Iran today accused Iraq of launching an attack three miles into a main oil-producing region near this country's southern border, but officials later said the invaders were "retreating" and that the crisis had been "resolved."
The official Tehran Radio implied that the United States had instigated the attack because it had been "defeated" in its efforts to pressure Iran into freeing 50 American hostages being held at the U.S. Embassy in Tehran.
Ayatollah Ruhollah Khomeini today denounced the U.S. effort to enlist its Western allies in economic sanctions against Iran as an attempt "to make us starve." He said that President Carter "wants to free the hostages just because he wants to be president a second time."
The sketchy reports of an Iraqi incursion pointed to new tension over a coveted area that historically has been disputed by Iran and its Arab neighbor to the west.
The official Iraqi News Agency said it had no information on the reported border clash, and Iranian government officials claimed to know nothing about it either.
A brief announcement by Iranian radio and television tonight said, "Iraqi forces armed with heavy weapons launched an aggression on a section of the Iranian border." It did not say when the attack occurred, nor precisely where.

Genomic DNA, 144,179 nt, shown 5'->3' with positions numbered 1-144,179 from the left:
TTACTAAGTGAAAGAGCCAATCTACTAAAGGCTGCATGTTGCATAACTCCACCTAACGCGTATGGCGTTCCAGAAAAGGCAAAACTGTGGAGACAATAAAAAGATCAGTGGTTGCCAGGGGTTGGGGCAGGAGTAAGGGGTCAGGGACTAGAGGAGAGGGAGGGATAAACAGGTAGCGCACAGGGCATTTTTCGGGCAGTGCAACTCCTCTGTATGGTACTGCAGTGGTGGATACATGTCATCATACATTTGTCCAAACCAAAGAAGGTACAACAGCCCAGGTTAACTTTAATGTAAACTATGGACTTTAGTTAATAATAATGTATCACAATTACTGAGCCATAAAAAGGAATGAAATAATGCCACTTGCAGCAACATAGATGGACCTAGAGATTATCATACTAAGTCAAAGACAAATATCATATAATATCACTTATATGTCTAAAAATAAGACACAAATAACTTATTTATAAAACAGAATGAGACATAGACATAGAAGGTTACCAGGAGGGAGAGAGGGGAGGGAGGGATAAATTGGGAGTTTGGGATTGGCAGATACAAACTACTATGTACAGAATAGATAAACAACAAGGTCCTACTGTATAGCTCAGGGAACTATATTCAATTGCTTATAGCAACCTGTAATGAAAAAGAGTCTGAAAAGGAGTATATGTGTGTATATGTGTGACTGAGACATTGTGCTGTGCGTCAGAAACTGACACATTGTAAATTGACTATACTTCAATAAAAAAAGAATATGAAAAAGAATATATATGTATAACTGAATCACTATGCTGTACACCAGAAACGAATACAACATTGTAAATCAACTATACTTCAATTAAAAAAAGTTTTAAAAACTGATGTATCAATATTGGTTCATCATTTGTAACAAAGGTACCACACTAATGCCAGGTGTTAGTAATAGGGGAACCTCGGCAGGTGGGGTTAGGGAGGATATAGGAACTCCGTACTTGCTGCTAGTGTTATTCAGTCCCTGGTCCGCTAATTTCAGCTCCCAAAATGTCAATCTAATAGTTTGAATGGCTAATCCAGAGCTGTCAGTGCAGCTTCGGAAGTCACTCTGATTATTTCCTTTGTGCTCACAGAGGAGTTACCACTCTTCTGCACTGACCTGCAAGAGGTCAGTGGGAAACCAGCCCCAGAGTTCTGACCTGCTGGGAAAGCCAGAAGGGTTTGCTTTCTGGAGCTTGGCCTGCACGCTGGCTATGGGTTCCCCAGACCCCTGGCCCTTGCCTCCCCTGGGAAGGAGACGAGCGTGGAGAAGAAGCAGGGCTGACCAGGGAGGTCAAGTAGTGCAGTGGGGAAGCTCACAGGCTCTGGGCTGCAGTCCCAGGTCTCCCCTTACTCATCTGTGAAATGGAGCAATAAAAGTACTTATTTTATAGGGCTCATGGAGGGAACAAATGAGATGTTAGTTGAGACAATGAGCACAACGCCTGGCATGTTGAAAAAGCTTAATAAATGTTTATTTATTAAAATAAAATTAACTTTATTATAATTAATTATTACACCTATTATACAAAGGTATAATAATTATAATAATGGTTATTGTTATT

Reports from southwestern Iran said Iraqi forces attacked the border post of Shalamchech, 12 miles northwest of the port of Khorramshahr in Iran's oil-rich Khuzestan Province.
Revolutionary Guards in the provincial captial of Ahwaz said a firefight two days ago at the border town of Dashed Azadajan cost the lives of four Iraqi border police.
[In Washington, Defense Secretary Harold Brown said he had "no information that would suggest that there has been an invasion" of Iran by Iraq and could not confirm Iranian media reports of an attack.]
In commenting on the alleged attack, Tehran Radio said, "The aggression by the Iraqi mercenaries is taking place at a time when Carter's government and its agents have been defeated in their confrontation against the will and determination of the Iranian nation."
About three hours after the first report of the attack, a Foreign Ministry official said, "They are retreating across the border. The problem has been resolved."
Nevertheless, the incident seemed likely to exacerbate the continuing deterioration in Iranian-Iraqi relations, which has shattered an unusual era of good feelings inaugurated in 1975.
Foreseeable as soon as Iraq in effect expelled Ayatollah Ruhollah Khomeini -- then living in exile in Najaf south of Baghdad -- in October 1978, the deterioration has reached the point where the neighbors recently closed down their respective consulates and now make little pretense about their efforts to undermine each other.